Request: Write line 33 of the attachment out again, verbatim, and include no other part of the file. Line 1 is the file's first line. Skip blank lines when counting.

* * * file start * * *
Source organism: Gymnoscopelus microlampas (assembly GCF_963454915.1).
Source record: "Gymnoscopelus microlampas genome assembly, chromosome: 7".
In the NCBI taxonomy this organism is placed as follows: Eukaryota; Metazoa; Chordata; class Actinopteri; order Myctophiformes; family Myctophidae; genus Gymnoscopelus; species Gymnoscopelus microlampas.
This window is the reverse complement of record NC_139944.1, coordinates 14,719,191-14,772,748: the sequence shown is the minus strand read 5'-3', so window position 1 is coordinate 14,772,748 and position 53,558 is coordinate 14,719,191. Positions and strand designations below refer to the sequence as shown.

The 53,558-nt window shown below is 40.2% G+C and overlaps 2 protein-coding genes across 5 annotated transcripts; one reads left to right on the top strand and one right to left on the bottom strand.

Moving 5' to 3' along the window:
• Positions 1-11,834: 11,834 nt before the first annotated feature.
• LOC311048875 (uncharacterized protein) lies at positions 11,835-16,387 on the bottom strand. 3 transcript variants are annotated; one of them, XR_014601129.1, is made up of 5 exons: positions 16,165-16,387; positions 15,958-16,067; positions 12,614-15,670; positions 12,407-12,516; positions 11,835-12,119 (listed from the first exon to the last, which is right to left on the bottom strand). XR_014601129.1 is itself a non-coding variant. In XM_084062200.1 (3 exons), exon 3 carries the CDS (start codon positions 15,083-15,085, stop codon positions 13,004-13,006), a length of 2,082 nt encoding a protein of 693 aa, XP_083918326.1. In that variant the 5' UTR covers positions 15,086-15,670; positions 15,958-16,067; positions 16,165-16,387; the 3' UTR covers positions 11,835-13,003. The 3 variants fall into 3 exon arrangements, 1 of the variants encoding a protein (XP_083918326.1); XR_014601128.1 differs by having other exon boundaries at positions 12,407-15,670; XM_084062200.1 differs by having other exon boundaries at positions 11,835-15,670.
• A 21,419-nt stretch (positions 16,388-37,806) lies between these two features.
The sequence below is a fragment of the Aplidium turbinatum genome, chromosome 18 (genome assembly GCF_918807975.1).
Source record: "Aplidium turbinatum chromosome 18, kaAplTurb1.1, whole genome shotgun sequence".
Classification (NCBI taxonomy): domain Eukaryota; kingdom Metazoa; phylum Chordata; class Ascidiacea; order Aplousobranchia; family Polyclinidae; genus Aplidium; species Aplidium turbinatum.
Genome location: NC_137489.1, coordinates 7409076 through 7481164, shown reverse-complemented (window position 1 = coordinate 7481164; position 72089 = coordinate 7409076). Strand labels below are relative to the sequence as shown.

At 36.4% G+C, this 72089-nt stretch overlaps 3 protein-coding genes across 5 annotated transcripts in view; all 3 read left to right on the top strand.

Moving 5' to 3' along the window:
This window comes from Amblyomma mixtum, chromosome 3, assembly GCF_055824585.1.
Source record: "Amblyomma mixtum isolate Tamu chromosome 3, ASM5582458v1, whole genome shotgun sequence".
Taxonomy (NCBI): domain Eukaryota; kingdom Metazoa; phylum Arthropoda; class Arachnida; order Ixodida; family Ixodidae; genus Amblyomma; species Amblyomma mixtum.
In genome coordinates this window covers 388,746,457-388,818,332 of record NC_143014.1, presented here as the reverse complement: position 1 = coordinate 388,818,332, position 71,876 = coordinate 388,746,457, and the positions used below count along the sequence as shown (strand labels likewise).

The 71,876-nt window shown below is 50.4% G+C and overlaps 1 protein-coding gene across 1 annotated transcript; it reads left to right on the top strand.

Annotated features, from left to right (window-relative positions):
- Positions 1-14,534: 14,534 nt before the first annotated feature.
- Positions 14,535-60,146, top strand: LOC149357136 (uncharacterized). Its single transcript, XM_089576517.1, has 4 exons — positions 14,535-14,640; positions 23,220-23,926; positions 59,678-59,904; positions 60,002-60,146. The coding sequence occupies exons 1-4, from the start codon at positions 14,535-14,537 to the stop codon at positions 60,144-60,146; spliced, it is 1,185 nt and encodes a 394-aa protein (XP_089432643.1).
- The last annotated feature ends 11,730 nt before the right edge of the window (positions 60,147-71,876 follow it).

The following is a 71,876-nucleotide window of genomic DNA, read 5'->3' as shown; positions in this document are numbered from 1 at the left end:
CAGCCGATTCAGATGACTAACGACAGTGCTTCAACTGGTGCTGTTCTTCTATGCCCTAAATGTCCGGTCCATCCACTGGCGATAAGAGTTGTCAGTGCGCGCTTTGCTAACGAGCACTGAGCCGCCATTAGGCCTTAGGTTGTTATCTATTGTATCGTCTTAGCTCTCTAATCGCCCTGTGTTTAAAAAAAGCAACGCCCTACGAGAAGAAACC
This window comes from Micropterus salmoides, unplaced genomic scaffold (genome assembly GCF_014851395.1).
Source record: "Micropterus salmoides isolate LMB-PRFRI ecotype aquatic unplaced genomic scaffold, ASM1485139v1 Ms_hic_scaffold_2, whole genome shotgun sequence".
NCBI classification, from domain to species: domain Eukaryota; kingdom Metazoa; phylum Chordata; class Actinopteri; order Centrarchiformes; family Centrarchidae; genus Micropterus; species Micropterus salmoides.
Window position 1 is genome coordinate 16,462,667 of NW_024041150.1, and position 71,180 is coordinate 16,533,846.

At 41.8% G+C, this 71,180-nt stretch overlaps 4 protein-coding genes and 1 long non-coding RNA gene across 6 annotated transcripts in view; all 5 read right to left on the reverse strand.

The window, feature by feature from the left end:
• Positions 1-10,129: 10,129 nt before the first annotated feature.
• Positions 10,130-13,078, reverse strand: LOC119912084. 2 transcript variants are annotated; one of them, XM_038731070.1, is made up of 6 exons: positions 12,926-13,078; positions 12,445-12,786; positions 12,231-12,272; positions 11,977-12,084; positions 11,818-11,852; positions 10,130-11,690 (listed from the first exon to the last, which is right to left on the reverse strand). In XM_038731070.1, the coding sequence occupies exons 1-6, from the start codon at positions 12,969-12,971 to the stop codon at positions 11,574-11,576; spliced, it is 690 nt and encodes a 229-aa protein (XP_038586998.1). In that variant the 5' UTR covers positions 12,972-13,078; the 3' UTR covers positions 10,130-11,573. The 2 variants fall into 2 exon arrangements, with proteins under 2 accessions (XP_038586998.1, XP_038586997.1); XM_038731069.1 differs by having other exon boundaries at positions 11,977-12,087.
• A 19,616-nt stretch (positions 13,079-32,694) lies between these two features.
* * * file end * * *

• Positions 1-10,129: 10,129 nt before the first annotated feature.